The Potala Toilets

The layer of ash between the waste matter certainly kept the toilet smells to a minimum even if it did not eliminate them all together.  Another fact that helped was that the toilet room itself was some distance higher (at least ten of fifteen feet) from the room below where the waste matter was collected.

View from the Potala Palace toilet window (TibetWebDigest)

All Tibetan have heard of the toilets at the Potala Palace which are so high up that it takes quite a while for you to hear your “whatever” hit the bottom. A Tibetan blogger “Kangling” (thigh-bone trumpet) has written on the curiosity displayed by Chinese tourists at “ … the Potala Palace’s Changsur (north-corner) Toilet, ‘the highest toilet in the world’. Some Chinese have sarcastically advised that ‘people with high blood pressure and heart disease shouldn’t use this toilet’.”

Potala Palace Toilet Hole. Note safety handle (TibetWebDigest)

Recycling “Par Excellence

Once a year, probably around the end of autumn, farmers would come to Lhasa with strings of donkeys to clean out the toilets. The door or hatch at the back of the toilet would be opened and the waste matter shoveled out. My uncle Tomjor-la insisted that it didn’t smell that much because it was mixed in with the ash, but probably it had also dried out considerably because of the general dryness of the Tibetan air. The waste-matter would be bagged into coarse yak-hair sacks and loaded on the backs of the donkeys. The farmer would then wash his shovel and drive his donkeys back to his farm where he would spread the fertilizer over his fields, where it would decompose and mix in with the soil, till spring plowing. From what I was told it seemed that when farmers emptied toilets in rural areas they would pay the house-holders some small amount, a trangka or two, such being the value of this human fertilizer. But in towns and cities like Lhasa or Gyangtse they did not pay.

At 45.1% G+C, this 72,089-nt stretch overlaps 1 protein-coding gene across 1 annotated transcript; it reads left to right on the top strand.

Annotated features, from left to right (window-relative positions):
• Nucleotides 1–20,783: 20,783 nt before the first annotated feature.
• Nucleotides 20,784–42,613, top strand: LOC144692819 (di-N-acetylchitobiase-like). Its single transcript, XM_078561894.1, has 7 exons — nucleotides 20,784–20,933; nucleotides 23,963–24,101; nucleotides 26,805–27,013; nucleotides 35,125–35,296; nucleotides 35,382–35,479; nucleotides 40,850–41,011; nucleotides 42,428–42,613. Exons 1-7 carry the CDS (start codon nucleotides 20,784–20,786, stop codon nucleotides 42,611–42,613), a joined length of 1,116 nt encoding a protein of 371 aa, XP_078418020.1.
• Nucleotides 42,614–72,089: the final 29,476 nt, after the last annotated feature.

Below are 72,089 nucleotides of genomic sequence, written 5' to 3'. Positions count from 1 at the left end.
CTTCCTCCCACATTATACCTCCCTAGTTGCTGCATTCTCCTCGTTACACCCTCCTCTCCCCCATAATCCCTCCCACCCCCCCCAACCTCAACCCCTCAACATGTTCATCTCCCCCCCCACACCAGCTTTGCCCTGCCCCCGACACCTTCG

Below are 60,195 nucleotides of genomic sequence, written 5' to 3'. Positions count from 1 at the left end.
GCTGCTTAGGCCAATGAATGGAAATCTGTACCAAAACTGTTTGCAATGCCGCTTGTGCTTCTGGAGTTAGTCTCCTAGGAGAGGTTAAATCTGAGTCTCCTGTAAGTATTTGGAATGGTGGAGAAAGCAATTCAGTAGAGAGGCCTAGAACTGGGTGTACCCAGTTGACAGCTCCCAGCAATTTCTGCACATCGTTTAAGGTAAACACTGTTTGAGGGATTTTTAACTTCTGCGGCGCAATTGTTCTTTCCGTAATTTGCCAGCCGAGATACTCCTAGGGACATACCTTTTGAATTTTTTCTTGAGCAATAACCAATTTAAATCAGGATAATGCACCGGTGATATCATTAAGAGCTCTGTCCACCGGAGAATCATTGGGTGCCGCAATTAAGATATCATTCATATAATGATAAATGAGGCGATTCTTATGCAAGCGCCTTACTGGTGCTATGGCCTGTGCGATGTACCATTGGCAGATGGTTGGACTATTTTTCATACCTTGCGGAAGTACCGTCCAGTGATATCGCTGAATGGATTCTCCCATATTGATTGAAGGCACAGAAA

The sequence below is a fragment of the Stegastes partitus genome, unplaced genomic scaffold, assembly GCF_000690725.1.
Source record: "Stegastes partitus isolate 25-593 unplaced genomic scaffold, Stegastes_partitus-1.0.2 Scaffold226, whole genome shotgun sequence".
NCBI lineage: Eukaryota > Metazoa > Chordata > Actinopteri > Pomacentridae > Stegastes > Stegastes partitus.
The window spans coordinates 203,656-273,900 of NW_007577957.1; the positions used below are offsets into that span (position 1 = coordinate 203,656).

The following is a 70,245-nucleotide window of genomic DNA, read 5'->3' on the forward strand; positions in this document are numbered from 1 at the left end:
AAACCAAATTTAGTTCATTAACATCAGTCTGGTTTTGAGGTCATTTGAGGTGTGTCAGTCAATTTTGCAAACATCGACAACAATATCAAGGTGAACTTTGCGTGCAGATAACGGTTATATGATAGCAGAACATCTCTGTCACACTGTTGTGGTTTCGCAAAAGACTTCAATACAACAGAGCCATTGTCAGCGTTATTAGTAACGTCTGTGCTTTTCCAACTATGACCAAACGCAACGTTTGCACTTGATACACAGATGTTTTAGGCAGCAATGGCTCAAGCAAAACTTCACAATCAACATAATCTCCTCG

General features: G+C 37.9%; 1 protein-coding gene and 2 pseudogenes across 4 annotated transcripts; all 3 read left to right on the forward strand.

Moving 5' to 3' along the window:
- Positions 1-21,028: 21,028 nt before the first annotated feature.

Christoph von Fürer-Haimendorf, the Austrian ethnologist, who  published his masterly study of the Sherpas in 1964, observed that the Sherpas of Solokhumbu paid Tibetans who had come across the border (who they called “Khampas”) to clear out their toilets for them annually.  Haimendorf mentions that the rather stiff price of Rs. 30 per toilet was charged by the Tibetans. This is just conjecture but it is possible that the Sherpas may have become influenced by Nepali/Hindu caste prejudices, where any task involving handling of human waste was an big taboo. No such prejudices (tib. namtok) existed in Tibet.

Tibetans are, of course, no more hygienically inclined than other people. Some might even say they were less so. So why did most homes in Tibetan villages and even in Lhasa have basic toilets from the old days, when the lack of toilets in the rest of  the developing world (including China) is still an enormous problem that the Gates Foundation with all its resources is unable to overcome? From India we have had a succession of news report about “lack of toilets increasing rape attacks on women”. So much so that Bollywood has released a film with a social message Toilet: a Love Story, highlighting this issue.

This is just a throwaway speculation of mine but I think that in the case of Tibet, it was recognized from very early on that human waste was not an icky pollutant but a valuable resource, one that had to be collected and stored –– hence toilets. Most of Tibet is arid, especially Central and Western Tibet. Agricultural land is generally of poor quality and such naturally occuring mulch or composting agents as leaves, grass etc., are not plentiful. Furthermore even animal dung cannot be spared for fertilizing fields as it is required for cooking and heating fuel. So in the end all you have is yak-dung ash and human waste to grow your crops. So naturally you had to have a store-room (or toilet) at the back of your house to husband this precious resource .